Snap Into a Salchow!
Sure, the competitions sometimes have foregone conclusions. And yes, with the constant bitching, weeping, and illegal beating of other competitors with blunt objects, sometimes skating seems more soap opera than sport. But the same could be said of professional wrestling, and nobody calls wrestling fans gay -- although that may be because many wrestling fans also list "gun enthusiast" as one of their hobbies. Hey, at least my guys wait until they're off of national television to start groping each other.
When they're not suggesting that watching figure skating is tantamount to relinquishing all your claims on manhood, those who don't understand the intricacies of the sport usually claim that it's just plain dull. These people aren't wrong per se, except insofar as their opinion differs from mine. They just don't appreciate the subtle joys that skating can bring.
For one thing, when a skater pulls off the rare, truly brilliant performance; when every motion is a fluid, graceful extension of the music; when the jumps seem to hang in the air for much longer than gravity normally allows; figure skating becomes something more than a performing art or a pseudo-sport. It can be profoundly stirring. On occasion, I have been moved to tears. Seriously.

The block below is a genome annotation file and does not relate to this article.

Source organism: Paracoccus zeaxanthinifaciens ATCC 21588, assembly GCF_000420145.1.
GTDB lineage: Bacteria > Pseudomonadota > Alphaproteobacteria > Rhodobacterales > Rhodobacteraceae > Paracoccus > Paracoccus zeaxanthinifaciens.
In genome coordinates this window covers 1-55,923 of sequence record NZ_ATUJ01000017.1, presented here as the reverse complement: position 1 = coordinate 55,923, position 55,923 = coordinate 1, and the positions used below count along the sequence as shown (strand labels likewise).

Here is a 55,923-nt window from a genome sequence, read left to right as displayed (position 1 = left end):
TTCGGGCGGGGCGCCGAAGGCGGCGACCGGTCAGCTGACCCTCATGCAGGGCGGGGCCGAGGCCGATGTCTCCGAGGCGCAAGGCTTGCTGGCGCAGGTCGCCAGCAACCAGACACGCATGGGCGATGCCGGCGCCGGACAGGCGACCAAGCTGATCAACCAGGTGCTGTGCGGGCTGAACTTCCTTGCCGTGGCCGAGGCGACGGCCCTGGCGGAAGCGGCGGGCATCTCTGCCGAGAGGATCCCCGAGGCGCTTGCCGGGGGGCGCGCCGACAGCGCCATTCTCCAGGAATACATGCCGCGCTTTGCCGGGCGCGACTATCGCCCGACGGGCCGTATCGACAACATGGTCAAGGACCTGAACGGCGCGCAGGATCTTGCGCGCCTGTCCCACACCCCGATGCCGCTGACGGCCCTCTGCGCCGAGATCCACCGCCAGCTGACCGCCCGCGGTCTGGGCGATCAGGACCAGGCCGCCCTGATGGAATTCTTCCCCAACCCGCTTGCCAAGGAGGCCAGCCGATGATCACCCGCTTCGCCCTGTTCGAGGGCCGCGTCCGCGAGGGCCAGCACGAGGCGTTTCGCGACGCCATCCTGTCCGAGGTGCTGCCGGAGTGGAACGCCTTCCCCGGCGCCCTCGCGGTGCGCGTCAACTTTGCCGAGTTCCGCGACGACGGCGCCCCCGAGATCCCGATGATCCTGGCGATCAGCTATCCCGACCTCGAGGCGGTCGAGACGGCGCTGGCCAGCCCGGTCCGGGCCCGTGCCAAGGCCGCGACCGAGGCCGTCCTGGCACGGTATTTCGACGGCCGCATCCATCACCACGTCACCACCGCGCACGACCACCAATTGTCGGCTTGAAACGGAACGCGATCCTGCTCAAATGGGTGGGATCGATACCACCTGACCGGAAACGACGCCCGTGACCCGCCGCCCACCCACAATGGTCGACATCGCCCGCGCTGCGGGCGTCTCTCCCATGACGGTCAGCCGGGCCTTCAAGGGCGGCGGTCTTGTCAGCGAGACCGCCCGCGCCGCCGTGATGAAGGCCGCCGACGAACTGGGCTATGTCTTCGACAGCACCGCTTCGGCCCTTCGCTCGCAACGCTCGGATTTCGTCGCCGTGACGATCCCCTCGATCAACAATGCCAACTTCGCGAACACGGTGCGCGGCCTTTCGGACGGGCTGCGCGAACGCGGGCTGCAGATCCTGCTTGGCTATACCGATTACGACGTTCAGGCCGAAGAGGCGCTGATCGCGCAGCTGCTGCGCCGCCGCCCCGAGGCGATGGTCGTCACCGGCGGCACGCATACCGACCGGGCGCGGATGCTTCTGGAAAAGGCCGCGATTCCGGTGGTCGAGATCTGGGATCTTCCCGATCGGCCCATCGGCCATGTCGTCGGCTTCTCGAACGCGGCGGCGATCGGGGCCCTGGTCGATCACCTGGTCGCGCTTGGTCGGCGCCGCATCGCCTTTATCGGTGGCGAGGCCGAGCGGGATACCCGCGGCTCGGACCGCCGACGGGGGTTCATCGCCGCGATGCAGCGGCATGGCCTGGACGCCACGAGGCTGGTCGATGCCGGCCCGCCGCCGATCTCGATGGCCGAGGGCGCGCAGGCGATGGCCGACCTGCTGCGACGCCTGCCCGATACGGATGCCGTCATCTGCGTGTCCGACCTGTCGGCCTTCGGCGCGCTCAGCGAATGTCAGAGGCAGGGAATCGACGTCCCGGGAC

But mainly figure skating is fun to watch because sometimes the skaters suck. And figure skating fans like myself enjoy that, because we are evil.
Not a lot evil, mind you. I mean, it's not like we're watching the Special Olympics and hoping that somebody crashes. It's just that there's just something strangely satisfying about seeing a highly trained athlete collapse onto the ice in a crumpled heap of assorted limbs, sequins, and failure.
Oh sure, when a skater falls, what you hear from the crowd is groans of dismay, but don't be fooled. They're only doing that because they're afraid you might otherwise hear the gleeful cackling inside their head. My girlfriend and I take particular enjoyment in loudly exclaiming, "Ass!" whenever it appears that a meeting with the surface of the rink is imminent. For those of you looking for some side activity to make skating more interesting, this also makes a fine drinking game.
Now before you pass judgment, consider for a moment why people watch the Winter Games at all. The athletes do display impressive feats of stamina and agility, but that will only take you so far with an American viewing audience. After all, is one good luge run really that distinct from another? Maybe your Norwegian roommate Nils can tell the difference, but I'm pretty sure Mavis Johnson of Wichita can't.